This morning Keys Fine Art Auctioneers sold a pair of Crowley first editions from 1904: a copy of the Crowley/Mathers Goetia and a rare vellum edition of The Sword of Song. Judging from the photographs, both books have seen better days; however the Sword of Song is not only a rare variant but contains a long inscription to mathematician Edmund Saayman. LAShTAL.com reports that the pair of books sold for £9,635 including commission.
The Sword of Song is a collection of poems and essays written by Crowley at a time when he was working out questions of philosophy, science (especially Darwin’s bulldog, Thomas Henry Huxley) , rationalism, Christianity, Buddhism, kabbalah, and skepticism. As Crowley explains in his Confessions,
I was criticizing [Browning’s “Christmas Eve” and “Easter Day”] in the light of my experience in Dhyana, and the result was to give me the idea of answering Browning’s apology for Christianity by what was essentially a parody of his title and his style. My poem was to be called “Ascension Day and Pentecost.”
I wrote “Ascension Day” at Madura on November 16th and ‘Pentecost” the day after; but my original idea gradually expanded. I elaborated the two poems from time to time, added “Berashith”–of which more anon–and finally “Science and Buddhism,” an essay on these subjects inspired by a comparative study of what I had learnt from Allan Bennett and the writings of Thomas Henry Huxley. These four elements made up the volume finally published under the title The Sword of Song. (p. 257).
This book gives insight into Crowley’s thinking prior to receiving The Book of the Law, and is significant in representing his first publication with talismanic intent in its design. Its mix of poetry, essay, and humor served as the blueprint for later works such as Konx Om Pax (1907) and The Book of Lies (1913). After Crowley’s Rites of Eleusis caused a stir in the tabloids, The Sword of Song‘s “Ambrosii Magi Hortus Rosarum” would be one of the damning texts around which the Jones v. The Looking Glass libel case would revolve.
Crowley commissioned Parisian printer Philippe Renouard to produce variants of The Sword of Song in order to give the impression of popularity: 10 copies (constituting the “first” edition) were printed on glazed foreign paper and bound in red wrappers; another 90 were bound in blue wrappers with gilt designs on the front and back; an additional three copies were printed on vellum and bound in blue wrappers similar to the other 90 copies. One of the vellum copies (the John Quinn copy) was rebound by Zaehnsdorf in full blue crushed levant morocco.
The vellum Sword of Song is thus one of only three copies. The inscription is most impressive:
An XIX [Sun] in 8° 15′ [Libra, Moon] in 0° [Cancer]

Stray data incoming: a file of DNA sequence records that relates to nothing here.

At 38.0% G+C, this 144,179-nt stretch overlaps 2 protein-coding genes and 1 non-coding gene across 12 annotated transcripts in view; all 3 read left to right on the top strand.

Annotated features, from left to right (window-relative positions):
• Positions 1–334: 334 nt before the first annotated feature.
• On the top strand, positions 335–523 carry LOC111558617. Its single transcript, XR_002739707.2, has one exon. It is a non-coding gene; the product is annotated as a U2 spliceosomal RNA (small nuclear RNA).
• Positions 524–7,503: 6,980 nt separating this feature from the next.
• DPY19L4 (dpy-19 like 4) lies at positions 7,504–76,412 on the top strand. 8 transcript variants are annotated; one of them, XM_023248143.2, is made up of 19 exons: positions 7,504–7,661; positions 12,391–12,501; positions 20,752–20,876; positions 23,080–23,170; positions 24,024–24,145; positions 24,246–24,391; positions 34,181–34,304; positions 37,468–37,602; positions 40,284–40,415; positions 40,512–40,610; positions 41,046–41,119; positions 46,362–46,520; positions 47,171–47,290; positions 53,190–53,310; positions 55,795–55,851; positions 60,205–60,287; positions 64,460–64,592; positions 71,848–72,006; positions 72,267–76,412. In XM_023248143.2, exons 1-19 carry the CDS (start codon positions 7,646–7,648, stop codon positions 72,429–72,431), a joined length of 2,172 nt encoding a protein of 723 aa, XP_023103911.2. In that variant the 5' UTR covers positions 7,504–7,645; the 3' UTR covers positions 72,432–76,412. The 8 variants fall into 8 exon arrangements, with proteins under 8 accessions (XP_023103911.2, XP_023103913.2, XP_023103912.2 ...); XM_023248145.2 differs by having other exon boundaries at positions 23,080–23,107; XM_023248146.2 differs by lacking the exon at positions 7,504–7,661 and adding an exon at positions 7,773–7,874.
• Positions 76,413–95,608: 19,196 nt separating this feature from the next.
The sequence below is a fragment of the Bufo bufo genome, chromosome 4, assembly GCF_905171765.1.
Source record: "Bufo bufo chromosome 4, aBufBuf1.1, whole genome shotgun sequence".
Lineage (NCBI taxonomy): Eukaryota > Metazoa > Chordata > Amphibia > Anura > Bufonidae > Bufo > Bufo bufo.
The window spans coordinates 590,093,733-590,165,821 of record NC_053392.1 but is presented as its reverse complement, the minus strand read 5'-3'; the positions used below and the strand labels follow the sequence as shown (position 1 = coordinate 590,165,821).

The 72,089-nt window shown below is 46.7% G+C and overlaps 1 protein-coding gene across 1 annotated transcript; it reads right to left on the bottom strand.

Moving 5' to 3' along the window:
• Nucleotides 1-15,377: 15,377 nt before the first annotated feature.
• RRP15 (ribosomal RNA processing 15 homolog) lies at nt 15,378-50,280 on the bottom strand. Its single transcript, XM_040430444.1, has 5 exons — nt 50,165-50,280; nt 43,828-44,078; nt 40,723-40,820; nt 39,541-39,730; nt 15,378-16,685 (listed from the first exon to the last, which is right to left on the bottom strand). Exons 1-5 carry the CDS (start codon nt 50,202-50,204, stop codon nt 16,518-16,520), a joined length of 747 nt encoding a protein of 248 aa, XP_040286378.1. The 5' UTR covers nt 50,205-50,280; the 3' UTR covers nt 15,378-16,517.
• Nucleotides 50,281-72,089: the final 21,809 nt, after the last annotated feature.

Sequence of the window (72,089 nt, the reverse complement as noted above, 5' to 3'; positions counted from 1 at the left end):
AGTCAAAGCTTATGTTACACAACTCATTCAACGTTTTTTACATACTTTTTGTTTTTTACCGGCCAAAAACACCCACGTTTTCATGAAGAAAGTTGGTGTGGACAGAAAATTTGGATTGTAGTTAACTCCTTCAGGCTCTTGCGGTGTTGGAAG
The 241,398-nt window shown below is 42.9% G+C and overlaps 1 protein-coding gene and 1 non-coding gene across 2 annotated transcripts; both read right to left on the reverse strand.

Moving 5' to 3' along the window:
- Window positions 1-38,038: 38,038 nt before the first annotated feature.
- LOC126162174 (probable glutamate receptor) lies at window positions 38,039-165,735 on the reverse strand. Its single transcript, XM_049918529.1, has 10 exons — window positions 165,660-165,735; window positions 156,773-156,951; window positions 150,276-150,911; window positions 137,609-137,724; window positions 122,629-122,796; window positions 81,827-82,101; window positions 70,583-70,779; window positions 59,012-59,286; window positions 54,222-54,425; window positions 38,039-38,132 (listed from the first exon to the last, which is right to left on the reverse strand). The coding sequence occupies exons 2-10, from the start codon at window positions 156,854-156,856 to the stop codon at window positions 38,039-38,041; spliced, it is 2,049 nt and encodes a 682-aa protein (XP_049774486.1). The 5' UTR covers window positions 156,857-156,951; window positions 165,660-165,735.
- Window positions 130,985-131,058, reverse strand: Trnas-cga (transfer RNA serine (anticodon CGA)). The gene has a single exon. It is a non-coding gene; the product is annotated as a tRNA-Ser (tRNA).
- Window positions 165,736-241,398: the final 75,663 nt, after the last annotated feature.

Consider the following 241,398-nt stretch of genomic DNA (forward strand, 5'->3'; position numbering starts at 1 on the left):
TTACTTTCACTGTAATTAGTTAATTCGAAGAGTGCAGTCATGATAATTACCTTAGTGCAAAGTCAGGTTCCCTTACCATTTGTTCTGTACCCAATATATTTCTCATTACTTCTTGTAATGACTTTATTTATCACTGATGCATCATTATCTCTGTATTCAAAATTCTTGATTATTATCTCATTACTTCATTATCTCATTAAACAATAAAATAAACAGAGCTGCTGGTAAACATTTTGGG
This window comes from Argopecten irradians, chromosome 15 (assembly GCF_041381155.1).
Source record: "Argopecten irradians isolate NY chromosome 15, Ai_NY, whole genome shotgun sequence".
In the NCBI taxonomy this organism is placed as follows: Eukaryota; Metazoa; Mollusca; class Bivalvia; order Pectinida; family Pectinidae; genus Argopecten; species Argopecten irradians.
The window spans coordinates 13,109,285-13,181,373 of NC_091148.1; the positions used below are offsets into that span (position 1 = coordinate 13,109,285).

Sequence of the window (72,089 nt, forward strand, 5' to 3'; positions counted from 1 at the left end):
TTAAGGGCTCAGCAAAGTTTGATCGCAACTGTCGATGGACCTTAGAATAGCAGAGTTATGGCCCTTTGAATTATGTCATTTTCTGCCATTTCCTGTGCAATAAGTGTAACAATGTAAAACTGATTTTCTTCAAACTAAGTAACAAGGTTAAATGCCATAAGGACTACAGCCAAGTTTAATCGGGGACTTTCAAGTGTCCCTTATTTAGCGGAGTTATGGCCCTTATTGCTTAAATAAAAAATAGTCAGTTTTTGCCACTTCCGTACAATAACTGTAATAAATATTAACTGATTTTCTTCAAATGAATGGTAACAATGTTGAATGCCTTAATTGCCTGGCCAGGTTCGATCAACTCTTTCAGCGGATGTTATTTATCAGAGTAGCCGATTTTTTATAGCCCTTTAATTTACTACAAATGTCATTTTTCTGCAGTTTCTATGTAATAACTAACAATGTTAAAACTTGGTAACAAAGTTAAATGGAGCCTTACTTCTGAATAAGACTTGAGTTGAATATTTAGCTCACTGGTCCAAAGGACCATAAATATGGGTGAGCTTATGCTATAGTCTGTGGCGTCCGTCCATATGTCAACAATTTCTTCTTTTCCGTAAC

City of Tunis
Do what thou wilt shall be the whole of the Law.
[Symbol of Sun and Moon conjoined]
I, The Beast 666 9°=2▫ A∴ A∴
give this third vellum copy of
The Sword of Song
(the other two being in my own possession & that of John Quinn)
on this his 26th birthday
and his day
of reception as a Probationer
with the motto of
“Then the scribe knew the narcissus in his heart”
with all good will for his
Summum Bonum, True Wisdom
[The quote “Then the scribe knew the narcissus in his heart” is from Liber Cordis Cincti Serpente vel LXV sub figura אדני, I: 49.]
Mathematician Eddie Saayman was introduced into Crowley’s circle by fellow mathematician and Thelemite Norman Mudd, and was accepted as a Probationer on October 2, 1923. According to Perdurabo: The Life of Aleister Crowley:
Edmund Hugo Saayman (1897–1971) was born at Orange Free State in southern Africa, attending Boys High School in Riversdale and Grey University College in Bloemfontein, where he earned his BS degree. He arrived in the United Kingdom in October 1921 as a Rhodes Scholar attending New College, Oxford. Here, he was supervised by prominent English mathematician and number theorist G. H. Hardy (1877–1947). After his summer holiday with Mudd, he would return to Oxford to marry Janet Stokes in 1924, receive his BA with a third class in maths in 1925 and his MA in 1927. As a physics master at High Pavement School, Nottingham, and a part-time lecturer at Leicester University College, he would publish several influential papers in physics. (p. 399)
This was a tumultuous time in Thelemic history: Raoul Loveday had died in February 1923. That spring, Crowley had to leave Italy when his visa was not renewed, leaving the remaining occupants of the Abbey of Thelema to carry on with the Great Work themselves, eking out an existence and paying the rent as best they could. Displaced to Tunisia, it was here that Crowley would write the Djeridensis Comment on The Book of the Law (or the Comment Called D for short).
Click here for more photos of the auctioned copies of The Sword of Song and The Goetia.